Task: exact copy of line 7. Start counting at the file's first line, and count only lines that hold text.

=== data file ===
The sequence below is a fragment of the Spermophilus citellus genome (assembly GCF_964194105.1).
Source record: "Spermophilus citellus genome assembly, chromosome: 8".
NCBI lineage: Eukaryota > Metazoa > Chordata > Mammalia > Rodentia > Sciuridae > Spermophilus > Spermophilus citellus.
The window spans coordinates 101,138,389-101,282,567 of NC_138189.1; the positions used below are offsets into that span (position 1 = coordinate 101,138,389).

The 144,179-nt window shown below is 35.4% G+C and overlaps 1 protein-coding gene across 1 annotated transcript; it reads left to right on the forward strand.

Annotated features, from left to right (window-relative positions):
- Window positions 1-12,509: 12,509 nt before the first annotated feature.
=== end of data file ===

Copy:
- Window positions 1-12,509: 12,509 nt before the first annotated feature.